In the answer, Harlequin essentially says “so what.” It agrees that the contract dispute is over the All Other Rights clause under which author’s royalties were based not on a percentage of the “Cover Price” of the e-books but, rather, were specified as 50% of “net amount received by Publisher for the license or sale of said rights.” “Publisher” was defined as either HEBV or HBSA, and “Related Licenses” was defined to include Harlequin Enterprises. It also seem to agree, at least for the purposes of the motion, that HEBV and HBSA were set up for tax purposes.
One other note I thought was interesting was that Harlequin argued that the agreements said that the Net Amount Received for the license of the rights by Harlequin Enterprises “shall be equivalent to the amount reasonably obtained by Publisher from an Unrelated Licensee.” This, I think, goes to the crux of the matter. What was an amount reasonably obtained by Publisher from an Unrelated Licensee for the exercise of digital rights?
But in sum, it appears Harlequin is saying that assuming everything that the plaintiffs say is true (which is the standard in a motion to dismiss – that all facts are construed a light most favorable to the non moving party which would be the authors in this case), the authors entered into these contracts which had clearly defined terms, agreed to such terms, and therefore the contracts should be upheld.
Harlequin argues that as to the piercing claim, the authors haven’t pled sufficient facts to state a claim. In general federal courts are fairly lenient on this. I once had a fraud cause that I was defending and was so sure I would get it dismissed on a 12(b)(6) motion because the complaint was so poorly drawn (in my opinion) but it didn’t get dismissed and ever since then I’ve bitterly complained about the slack-adaisical attitude toward this pleading requirement. Fraud and alter ego claims are required to be pled with “specificity” but generally I feel like if you make even a half hearted attempt it will be sufficient overcome a motion to dismiss.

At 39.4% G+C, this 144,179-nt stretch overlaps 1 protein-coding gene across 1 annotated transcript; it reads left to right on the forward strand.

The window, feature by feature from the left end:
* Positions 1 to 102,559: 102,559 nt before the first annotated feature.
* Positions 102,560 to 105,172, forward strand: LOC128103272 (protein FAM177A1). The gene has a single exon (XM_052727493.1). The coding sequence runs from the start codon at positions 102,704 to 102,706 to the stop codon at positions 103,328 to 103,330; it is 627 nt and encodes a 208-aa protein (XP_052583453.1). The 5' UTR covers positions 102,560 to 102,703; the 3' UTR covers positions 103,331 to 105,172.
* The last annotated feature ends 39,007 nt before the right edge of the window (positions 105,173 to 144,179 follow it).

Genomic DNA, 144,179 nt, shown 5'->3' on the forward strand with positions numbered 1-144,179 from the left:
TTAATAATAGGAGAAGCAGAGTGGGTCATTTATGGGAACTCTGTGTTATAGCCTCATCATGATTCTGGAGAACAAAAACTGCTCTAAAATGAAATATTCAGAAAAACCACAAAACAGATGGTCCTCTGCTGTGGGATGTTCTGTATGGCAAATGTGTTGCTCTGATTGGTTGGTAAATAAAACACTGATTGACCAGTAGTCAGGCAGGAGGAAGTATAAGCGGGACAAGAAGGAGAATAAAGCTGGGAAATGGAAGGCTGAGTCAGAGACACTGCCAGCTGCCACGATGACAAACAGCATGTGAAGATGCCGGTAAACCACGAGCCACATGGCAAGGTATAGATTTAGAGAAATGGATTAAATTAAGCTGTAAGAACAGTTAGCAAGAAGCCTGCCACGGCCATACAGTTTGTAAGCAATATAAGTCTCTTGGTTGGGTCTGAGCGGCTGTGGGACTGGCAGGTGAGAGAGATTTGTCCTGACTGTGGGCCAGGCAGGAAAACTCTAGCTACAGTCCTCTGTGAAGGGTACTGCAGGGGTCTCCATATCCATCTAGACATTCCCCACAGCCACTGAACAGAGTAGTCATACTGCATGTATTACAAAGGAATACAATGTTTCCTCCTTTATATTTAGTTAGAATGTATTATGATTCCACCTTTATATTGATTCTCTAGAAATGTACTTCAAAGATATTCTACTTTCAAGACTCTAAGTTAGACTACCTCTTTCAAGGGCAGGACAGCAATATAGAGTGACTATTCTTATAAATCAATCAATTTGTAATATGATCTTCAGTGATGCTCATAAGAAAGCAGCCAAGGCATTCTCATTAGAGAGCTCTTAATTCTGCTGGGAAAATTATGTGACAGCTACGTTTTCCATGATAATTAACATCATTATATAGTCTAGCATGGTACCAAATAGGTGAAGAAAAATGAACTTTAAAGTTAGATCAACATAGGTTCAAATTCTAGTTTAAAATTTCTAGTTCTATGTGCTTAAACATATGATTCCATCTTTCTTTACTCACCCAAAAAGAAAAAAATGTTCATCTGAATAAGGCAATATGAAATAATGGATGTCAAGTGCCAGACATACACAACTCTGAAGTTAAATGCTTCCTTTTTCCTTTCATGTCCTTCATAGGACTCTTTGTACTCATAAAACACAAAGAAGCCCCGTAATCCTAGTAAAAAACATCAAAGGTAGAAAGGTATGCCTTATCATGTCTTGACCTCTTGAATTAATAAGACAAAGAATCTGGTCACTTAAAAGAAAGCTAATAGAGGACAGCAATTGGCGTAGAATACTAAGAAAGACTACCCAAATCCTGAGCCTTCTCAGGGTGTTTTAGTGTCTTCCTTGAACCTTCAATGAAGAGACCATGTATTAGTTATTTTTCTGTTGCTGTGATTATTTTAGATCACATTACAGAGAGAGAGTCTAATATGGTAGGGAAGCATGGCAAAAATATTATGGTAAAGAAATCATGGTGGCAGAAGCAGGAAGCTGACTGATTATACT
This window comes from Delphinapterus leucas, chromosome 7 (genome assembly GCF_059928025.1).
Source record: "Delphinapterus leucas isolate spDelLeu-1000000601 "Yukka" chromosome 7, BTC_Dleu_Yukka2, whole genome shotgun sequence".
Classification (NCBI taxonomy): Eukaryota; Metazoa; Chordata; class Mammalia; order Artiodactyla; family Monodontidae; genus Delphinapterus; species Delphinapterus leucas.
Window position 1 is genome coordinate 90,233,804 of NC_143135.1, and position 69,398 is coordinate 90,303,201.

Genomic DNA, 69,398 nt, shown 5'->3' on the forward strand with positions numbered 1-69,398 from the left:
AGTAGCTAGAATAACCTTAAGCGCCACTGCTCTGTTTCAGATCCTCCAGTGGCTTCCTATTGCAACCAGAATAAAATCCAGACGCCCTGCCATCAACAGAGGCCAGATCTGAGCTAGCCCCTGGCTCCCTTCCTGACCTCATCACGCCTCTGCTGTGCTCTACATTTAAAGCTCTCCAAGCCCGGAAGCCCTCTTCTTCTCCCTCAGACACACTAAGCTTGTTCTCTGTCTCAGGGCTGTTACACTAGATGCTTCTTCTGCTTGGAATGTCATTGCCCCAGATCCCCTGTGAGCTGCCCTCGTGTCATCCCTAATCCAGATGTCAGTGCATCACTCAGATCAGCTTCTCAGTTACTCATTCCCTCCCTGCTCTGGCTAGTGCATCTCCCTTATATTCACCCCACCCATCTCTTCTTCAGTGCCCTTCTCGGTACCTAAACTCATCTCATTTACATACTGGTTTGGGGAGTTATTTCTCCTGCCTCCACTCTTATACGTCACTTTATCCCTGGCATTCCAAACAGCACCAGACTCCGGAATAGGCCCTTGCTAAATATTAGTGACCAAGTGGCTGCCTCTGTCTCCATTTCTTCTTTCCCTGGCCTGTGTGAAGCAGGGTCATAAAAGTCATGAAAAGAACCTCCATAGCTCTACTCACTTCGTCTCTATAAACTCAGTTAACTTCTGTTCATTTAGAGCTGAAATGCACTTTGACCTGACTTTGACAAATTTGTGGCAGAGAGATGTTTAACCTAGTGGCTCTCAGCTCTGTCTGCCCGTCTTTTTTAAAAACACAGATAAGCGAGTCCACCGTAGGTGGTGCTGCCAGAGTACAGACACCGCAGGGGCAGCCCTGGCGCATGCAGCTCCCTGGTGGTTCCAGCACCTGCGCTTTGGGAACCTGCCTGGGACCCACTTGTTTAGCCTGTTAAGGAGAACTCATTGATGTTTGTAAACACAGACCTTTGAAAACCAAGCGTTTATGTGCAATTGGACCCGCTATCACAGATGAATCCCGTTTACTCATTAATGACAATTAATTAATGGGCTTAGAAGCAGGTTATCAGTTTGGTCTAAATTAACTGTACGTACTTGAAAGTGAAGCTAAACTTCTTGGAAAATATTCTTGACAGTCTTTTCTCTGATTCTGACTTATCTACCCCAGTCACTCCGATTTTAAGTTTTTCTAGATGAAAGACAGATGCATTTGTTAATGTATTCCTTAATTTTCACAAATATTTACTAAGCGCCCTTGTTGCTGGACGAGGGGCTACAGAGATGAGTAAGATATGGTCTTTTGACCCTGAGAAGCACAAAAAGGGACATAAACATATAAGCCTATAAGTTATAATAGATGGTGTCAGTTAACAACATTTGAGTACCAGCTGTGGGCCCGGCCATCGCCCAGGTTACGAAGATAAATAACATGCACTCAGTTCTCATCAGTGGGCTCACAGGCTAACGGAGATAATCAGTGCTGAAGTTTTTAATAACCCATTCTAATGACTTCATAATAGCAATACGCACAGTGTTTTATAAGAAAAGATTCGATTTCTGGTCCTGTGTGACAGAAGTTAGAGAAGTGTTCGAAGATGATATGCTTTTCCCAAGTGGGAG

My best guess is that Harlequin’s motion is denied. However, this piercing claim is going to be tough for the authors to win based on what we’ve seen alleged. Maybe there are better facts that will be developed through the trial. The issue of fairness as to the reasonable amount that could be obtained by an unrelated licensee could be a winning issue but again, I’ll have to see more.
“In order to become a purely e-book operation, a conventional publisher would have to release most of its staff and move to far smaller quarters, for many tasks performed by ten in the old business, such as sales, distribution, art direction and royalty processing can be performed by one or two in the new one.”
I’m not sure why conventional publishers can’t offer both a digital first arm in addition to print books but Curtis’ argument is mainly aimed at paperback first originals. What he doesn’t take into account is reader preference. I’m not sure the reader is part of Curtis’ author, publisher equation. Readers, empowered by Amazon and other retailers, are moving toward digital books. This move doesn’t leave behind paperback originals but it does suggest a shift in the market.
The reach of 50 Shades and how one book propped up book sales at brick and mortar stores around the world show that the reach of print is strong and that digital first can be an important part of an overall publishing plan. Digital Book World
Facebook refuses to take down the page. Emily Heist Moss wrote a post about how difficult it is to be a teenage girl in this digital age.
The crux of the problem for this girl, let’s call her Susie, is that she’s stuck between a rock and a hard place. On one side, there is the crushing pressure to be sexually desirable… On the other side, Susie knows that she loses the desirability game if she caves to the desires she has inspired.
But yes, let’s target the girls here who are posing pictures of themselves because at age 12, they should really know better, right? And who is better equipped to label them sluts than 19 year old men on the internet. Huzzah. I read Uses for Boys by Erica Lorraine Scheidt. It’s a very moving story about a young girl who longs for love and a family and tries to find it in the arms and beds of boys. Maybe it should be required reading for males. But it probably wouldn’t make an impact.